During the Covid lockdowns in 2020, there were reports that paranormal investigators were busier than ever. People used to being out of their homes for most of the day were now at home all day and able to witness strange happenings they hadn’t noticed before. Skeptics said that ghosts weren’t to blame. People were simply noticing typical house noises more because they were home more. Add all the heightened emotions of the pandemic to that, and it’s not surprising that people were hearing “ghosts” and freaking out.
Believers explained things a bit differently. Some said that the ghosts themselves were more restless because they now had to put up with the living 24/7. Luckily, none of them resorted to calling Beetlejuice to deal with the problem.
Whether or not you believe in real-life hauntings, a good haunted house novel can be gripping. Home is supposed to be a haven, and the idea of evil coming from the inside is profoundly disturbing.
This summer, many Americans have again found themselves working from home and staying in under the air conditioning. If you are noticing some sketchy things going on in your abode, it could be creaky pipes. Or something else.
Here (in no particular order) are some of the best classic and contemporary haunted house books to read in 2021.
1. The Amityville Horror by Jay Anson (1977)
If you consider yourself a fan of paranormal horror, you owe it to yourself to read this book. None of the adaptations quite live up to the written version. In real life, the home was the scene of a murder. In 1974 Ronald DeFeo Jr. shot and killed six members of his family in the home. He was sentenced to life in prison and died there in March 2021. After this horrific crime, the Lutz’s purchased the home but only lived there 28 days before fleeing and leaving their belongings behind. The Lutz’s worked with author Jay Anson to write the book about their experience. How much artistic license Anson (and the Lutz’s) took with their story has been a matter of debate ever since.
The book is a gripping and terrifying read, even if you don’t believe the history behind it. The fictional Lutz’s are your typical American family with three kids and a dog. The Amityville house seems like a bargain they can’t pass up, even knowing about the murders. The trouble starts when a friend convinces them to have the house blessed. The priest encounters a malevolent entity that tells him to “Get out.” Later the Lutz’s are bemused when their five-year-old daughter talks about her new playmate, “Jodie.” It soon becomes clear that Jodie is much more than an imaginary friend.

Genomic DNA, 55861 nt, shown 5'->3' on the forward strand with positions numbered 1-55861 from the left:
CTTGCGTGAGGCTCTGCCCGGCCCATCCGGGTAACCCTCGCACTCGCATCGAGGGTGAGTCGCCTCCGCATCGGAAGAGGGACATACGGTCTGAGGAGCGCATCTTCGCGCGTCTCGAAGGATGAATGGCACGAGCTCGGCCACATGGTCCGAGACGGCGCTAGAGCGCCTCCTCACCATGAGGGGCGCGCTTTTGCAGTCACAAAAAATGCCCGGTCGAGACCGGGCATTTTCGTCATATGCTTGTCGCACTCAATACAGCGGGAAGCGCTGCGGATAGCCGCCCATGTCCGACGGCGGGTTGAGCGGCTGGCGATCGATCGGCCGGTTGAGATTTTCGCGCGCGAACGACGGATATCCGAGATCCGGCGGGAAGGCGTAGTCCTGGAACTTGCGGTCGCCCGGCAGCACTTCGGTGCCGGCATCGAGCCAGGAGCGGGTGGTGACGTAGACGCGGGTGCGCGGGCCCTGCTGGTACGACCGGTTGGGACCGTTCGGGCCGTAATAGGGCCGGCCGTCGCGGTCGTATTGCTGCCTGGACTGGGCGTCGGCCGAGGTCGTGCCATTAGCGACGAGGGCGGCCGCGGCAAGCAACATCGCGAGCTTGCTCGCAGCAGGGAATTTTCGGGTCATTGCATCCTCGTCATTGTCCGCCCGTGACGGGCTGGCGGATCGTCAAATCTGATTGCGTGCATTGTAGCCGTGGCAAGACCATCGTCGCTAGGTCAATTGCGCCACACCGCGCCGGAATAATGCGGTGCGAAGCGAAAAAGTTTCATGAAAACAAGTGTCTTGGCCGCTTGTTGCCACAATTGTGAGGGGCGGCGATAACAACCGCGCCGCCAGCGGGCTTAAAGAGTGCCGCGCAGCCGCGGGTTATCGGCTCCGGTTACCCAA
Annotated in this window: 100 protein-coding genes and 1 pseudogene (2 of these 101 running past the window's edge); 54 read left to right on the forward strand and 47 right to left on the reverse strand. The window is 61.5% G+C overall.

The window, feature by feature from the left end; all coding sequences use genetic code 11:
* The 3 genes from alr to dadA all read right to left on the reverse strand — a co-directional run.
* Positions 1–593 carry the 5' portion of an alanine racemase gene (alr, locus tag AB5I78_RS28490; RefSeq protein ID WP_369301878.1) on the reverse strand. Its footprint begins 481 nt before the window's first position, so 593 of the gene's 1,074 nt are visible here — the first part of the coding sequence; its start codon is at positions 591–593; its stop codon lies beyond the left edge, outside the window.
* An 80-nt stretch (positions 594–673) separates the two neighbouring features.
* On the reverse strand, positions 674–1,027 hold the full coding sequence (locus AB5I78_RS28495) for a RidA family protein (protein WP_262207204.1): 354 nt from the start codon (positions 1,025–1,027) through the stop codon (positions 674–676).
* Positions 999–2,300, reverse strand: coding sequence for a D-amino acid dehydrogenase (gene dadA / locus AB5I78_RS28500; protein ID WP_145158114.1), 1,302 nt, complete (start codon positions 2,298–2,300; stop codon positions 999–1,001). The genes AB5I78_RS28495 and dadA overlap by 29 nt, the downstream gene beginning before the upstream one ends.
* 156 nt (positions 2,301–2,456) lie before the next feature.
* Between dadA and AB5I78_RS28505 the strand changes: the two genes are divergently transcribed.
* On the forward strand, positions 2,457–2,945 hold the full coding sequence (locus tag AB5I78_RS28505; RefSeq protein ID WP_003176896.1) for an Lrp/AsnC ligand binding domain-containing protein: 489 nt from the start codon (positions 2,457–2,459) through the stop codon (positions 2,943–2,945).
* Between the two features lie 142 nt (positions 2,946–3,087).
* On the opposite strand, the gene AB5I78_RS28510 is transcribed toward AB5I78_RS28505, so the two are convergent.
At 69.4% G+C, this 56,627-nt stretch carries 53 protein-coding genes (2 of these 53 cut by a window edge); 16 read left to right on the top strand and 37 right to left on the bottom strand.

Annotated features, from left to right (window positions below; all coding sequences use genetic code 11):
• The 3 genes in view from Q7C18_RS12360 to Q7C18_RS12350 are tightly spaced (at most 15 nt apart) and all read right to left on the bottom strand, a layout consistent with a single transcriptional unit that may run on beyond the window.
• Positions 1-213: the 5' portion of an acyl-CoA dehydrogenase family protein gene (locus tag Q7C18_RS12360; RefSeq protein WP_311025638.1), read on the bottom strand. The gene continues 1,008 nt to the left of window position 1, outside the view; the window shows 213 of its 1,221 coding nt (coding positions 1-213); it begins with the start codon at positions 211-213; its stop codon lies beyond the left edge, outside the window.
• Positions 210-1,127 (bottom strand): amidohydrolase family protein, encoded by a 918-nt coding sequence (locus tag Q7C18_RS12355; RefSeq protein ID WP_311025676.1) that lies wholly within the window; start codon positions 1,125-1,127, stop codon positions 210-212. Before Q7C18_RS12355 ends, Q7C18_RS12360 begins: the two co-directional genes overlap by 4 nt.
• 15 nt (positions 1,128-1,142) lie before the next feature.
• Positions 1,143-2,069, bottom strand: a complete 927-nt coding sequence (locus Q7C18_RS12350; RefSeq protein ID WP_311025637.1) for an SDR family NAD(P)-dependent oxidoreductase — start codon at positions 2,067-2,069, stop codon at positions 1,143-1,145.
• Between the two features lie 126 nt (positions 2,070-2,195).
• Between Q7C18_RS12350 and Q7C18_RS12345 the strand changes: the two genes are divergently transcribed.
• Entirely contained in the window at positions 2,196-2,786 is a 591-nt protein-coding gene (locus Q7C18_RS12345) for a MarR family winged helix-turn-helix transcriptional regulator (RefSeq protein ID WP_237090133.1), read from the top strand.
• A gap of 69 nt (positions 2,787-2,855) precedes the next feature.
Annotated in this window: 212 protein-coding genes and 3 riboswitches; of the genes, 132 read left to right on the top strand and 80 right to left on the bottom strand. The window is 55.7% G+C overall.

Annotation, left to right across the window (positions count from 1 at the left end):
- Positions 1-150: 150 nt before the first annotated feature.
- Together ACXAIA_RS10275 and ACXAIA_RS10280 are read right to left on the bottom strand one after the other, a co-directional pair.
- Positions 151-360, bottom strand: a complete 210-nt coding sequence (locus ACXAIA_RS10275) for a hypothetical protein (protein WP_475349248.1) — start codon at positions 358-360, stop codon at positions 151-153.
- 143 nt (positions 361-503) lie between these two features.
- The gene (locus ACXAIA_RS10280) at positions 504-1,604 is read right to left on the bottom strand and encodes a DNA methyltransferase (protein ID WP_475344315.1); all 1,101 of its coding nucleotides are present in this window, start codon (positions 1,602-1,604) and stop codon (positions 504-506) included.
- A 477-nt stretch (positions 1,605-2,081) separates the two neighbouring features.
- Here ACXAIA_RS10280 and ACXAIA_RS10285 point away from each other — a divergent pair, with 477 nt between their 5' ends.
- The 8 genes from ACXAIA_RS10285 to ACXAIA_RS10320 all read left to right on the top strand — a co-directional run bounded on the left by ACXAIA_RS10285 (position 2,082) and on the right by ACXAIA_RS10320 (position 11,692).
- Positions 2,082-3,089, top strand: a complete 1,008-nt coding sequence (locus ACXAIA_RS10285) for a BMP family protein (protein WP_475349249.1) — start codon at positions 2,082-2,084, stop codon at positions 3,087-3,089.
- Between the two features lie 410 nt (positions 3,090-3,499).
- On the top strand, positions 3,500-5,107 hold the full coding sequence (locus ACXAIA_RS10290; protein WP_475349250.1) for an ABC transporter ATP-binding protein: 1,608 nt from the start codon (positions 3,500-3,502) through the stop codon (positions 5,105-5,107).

2. Burnt Offerings by Robert Marasco (1973)
Burnt Offerings is the best seller you’ve never heard of, but it paved the way for other classics like The Shining. Some critics have suggested that the economic anxieties of the 1970s ended up spawning a wave of haunted house novels. If this is true, then Burnt Offerings can be seen as the original pattern that other famous haunted house books from the decade borrowed.
The story revolves around Ben and Marian Rolfe, who begin the book living in a small apartment in Queens. They find it stifling in the summer and are constantly annoyed by their “low class” neighbors. When a deal comes along to rent a mansion in the country, they can’t pass it up.
A brother and sister own the mansion, and their elderly mother lives there. Their one requirement of their summer tenants is that they must bring said elderly mother her meals. Ben sees this as a red flag, but Marian convinces him it’s worth it. They are getting a fabulous deal, after all. Of course, not all is as it seems, and as the summer wears on, the house turns the couple, their son, and Ben’s aunt (who’s also living with them) into the worst versions of themselves.
Marasco’s chilling prose paints a vivid portrait of the vicious devolution of a seemingly normal family. Imagine The Shining, but if the whole family had gone as crazy as Jack, that’s what you get in Burnt Offerings.
3. The Shining by Stephen King (1977)
No list of haunted house books would be complete without a mention of The Shining. You’re probably familiar with this story from the film, but the book is a completely different animal. Like Burnt Offerings, the horror of The Shining has less to do with ghosts and more to do with inner demons that come out to play. It’s a terrifying read you won’t be able to put down.
4. The Haunting of Hill House by Shirley Jackson (1959)
This classic has also been adapted several times, but there’s no substitute for Jackson’s brilliant prose. The Haunting of Hill House has been called scary, disorienting, and disturbing.
The main character Eleanor comes to Hill House with three others to participate in an experiment. They want to see if rumors of a haunting at the house can be proven true. At first, it seems that the haunting is nothing to get excited about (if it even is a haunting.) Little do they know that the house is gathering its power and means to claim one of them for itself.
5. Within These Walls by Ania Ahlborn (2015)
Crime writer, Lucas Graham, sets out to meet a murderous cult leader at the scene of his crimes– a farmhouse on a grey-sand beach in Washington state. When his interviewee never shows up, Graham decides to investigate on his own. As he searches for information on the cult’s victims, he realizes that some of them never left. Ahlborn gives us a nice spin on the traditional haunted house story while maintaining some familiar tropes.
6. The Drake House by Kelly Moran (2015)
With 4.16 stars, The Drake House is one of the highest-rated modern ghost stories on Goodreads. Trisha has been plagued by nightmares ever since she was adopted as a young girl. When she meets Nick, the new deputy in town, she thinks she may have a shot at a normal life, but their connection disturbs a long-buried secret.
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